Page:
On May 3, 1861, Governor John Letcher called for the men of Virginia to leave their families and occupations and join the Confederate Army. Soon after, the 38th Virginia Volunteer Infantry Regiment was formed, led by Colonel Edward Edmonds, Lieutenant Colonel Powhatan Whittle and Major Isaac Carrington. During the course of the war, the 38th was assigned to several different brigades, including Smith's, Early's and Armistead's Brigades. There was also considerable turnover of officers, as some were wounded, killed, or not re-elected.
The 38th consisted of 10 companies, most of which were organized in Pittsylvania County, VA. Company D, which the Bookers joined, was organized at Whitmell. Its initial leader was Captain Ralph Herndon.
The members of the 38th Virginia spent much of their time drilling, marching, serving picket duty, and speculating about when and where the next battle would be. Indeed, the Bookers seem to devote more energy to anticipating battles than to describing them (perhaps because they did not want to upset their cousin).
They acquired much of the information that fueled their speculations from gossiping with citizens and other soldiers. In a letter from 1861, for instance, James Booker predicts that a "hard battle" will break out soon, basing his prediction on a conversation he had with a soldier whose company is located closer to the front (October 8).
Sometimes more immediate experiences led the Bookers to forecast a battle, especially when they could see Union troops or hear cannonades and gunfire nearby. Writing from a rain-soaked outpost near Yorktown, Virginia in 1862, for instance, James reports that the Union forces have been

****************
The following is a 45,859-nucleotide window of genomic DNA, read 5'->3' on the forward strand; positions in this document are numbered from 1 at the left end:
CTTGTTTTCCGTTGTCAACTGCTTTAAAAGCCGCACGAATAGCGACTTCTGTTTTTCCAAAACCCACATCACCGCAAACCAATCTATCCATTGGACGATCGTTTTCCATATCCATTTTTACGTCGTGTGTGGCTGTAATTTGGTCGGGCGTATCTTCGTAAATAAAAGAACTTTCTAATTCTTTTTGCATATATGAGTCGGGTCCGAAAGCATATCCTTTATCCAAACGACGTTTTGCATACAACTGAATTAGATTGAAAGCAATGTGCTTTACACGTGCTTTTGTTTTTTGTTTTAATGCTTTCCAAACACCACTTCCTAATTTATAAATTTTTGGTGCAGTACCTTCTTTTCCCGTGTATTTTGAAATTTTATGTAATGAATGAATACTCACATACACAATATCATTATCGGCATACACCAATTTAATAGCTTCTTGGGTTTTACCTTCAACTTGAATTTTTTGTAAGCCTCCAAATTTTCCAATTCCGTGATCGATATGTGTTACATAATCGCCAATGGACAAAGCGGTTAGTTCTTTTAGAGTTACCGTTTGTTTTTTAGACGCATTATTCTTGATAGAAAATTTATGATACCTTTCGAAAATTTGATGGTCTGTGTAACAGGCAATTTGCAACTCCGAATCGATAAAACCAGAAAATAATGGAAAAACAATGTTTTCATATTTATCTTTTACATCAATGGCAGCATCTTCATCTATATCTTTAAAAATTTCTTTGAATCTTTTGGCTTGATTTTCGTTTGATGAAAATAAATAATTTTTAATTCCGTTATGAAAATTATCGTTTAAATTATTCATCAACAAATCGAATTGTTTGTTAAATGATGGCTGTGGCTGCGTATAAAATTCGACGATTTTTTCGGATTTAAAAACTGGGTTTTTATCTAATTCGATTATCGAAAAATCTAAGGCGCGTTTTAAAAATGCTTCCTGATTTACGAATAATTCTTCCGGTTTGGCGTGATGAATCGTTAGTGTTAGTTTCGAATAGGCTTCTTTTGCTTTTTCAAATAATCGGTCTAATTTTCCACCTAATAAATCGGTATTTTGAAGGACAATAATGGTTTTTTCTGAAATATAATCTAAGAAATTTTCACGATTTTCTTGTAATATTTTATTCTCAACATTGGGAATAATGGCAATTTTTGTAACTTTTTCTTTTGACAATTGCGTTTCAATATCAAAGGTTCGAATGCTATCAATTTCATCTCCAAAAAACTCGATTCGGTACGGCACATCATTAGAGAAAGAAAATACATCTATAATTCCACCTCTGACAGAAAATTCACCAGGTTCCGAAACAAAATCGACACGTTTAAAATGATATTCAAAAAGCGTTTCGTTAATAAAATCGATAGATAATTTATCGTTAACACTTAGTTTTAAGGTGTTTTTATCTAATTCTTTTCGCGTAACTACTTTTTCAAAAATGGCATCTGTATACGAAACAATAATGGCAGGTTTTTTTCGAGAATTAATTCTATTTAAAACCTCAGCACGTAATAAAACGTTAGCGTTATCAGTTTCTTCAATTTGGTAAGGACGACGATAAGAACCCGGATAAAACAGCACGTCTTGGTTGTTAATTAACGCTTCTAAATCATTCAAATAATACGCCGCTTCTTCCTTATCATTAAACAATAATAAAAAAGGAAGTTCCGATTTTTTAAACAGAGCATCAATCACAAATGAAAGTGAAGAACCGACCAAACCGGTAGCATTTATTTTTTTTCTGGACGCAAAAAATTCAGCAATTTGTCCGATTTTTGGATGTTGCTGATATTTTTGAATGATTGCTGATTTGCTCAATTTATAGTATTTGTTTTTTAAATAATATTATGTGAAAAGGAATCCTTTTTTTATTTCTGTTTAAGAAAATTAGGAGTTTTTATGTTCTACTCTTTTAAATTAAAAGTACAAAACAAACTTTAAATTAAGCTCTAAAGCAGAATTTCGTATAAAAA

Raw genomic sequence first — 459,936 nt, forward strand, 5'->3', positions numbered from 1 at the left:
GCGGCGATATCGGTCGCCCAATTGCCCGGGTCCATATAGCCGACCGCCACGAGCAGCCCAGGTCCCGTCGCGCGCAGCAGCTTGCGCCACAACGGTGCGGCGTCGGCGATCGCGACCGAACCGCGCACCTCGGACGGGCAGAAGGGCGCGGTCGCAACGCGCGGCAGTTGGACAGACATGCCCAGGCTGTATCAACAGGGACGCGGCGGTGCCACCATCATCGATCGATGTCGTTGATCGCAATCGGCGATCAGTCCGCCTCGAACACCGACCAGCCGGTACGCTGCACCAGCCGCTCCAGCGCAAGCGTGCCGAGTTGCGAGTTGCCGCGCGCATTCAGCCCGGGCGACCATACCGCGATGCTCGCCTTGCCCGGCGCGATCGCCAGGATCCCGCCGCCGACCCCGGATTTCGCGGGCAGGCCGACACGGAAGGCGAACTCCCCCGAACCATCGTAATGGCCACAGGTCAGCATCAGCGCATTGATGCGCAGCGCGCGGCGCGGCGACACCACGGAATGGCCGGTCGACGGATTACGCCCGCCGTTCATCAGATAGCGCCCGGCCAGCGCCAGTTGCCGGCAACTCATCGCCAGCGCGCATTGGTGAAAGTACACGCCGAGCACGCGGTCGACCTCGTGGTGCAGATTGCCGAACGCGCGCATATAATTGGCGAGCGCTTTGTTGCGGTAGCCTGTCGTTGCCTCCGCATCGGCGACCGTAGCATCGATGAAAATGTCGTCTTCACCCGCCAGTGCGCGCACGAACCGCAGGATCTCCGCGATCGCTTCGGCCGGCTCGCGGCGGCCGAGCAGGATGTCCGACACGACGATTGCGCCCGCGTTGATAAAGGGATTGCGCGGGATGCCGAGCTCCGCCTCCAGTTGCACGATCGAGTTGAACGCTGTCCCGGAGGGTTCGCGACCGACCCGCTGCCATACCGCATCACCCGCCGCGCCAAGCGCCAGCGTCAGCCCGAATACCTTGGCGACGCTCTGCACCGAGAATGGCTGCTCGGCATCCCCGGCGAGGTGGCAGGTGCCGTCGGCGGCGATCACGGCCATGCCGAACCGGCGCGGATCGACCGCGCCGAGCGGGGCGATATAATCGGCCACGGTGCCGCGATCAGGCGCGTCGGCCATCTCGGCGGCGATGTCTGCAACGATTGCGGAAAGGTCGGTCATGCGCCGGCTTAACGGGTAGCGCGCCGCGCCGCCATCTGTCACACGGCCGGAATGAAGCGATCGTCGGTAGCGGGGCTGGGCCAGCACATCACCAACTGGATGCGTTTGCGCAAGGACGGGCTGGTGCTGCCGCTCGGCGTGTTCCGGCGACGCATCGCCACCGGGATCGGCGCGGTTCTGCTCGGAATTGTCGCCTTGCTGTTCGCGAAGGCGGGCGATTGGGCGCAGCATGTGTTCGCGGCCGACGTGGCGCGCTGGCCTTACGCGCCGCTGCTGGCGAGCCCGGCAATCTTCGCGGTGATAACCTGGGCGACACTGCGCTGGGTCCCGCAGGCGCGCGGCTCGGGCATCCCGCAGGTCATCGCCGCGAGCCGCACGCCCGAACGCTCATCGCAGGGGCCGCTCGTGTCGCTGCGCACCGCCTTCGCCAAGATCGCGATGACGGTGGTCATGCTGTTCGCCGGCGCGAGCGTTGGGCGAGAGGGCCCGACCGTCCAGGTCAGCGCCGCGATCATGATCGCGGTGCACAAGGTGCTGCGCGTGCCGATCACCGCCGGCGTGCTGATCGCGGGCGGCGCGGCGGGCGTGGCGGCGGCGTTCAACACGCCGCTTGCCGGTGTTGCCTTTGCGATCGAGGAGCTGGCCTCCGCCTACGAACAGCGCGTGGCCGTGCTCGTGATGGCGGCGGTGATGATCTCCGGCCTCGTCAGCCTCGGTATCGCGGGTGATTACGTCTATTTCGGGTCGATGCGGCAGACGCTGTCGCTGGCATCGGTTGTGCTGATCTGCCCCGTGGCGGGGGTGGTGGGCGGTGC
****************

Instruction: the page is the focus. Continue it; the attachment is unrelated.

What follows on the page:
"shooting at our men constantly tho it is very cildom thay hit eny of them" (April 19).He predicts that soon a battle will occur that will decide the war, since he has heard that Yankee prisoners
"say that thay have got to whip or die here" (April 19, 1862).But in this prediction, as in others, James was disappointed. As the war dragged on, the Bookers stopped assuming that it would reach a speedy conclusion; indeed, by 1864 John came to the conclusion that the "leaden men" were not really interested in achieving peace (March 1, 1864).
Although the Bookers participated in several battles and skirmishes, the most devastating battle for their regiment was Gettysburg (see the section on Regimental History for a complete list of the engagements that the 38th took part in). While participating in Pickett's Charge, the 38th Virginia lost Colonel Edmonds, whom James Booker describes as "one of the best men in service," and many other officers and soldiers (July 11, 1863). The Booker brothers themselves had to scramble to avoid being captured by Union troops; several of their companions, however, "let the Yankees take them" (July 11, 1863).
Not only were the Bookers shocked by their experiences in battle, but by chilling events that upset camp routines. In the first weeks of the war, James Booker reports, a young man accidentally shot another soldier from his hometown and now is "about to grieve himself to death about it" (July 14, 1861). But James passes on an even more shocking story in a later letter: two soldiers were caught conspiring to kill their commanding officer and were executed. In an attempt to "save their souls," the condemned soldiers "gave the Roman Catholic Priest 25 dollars apiece" (December 15, 1861).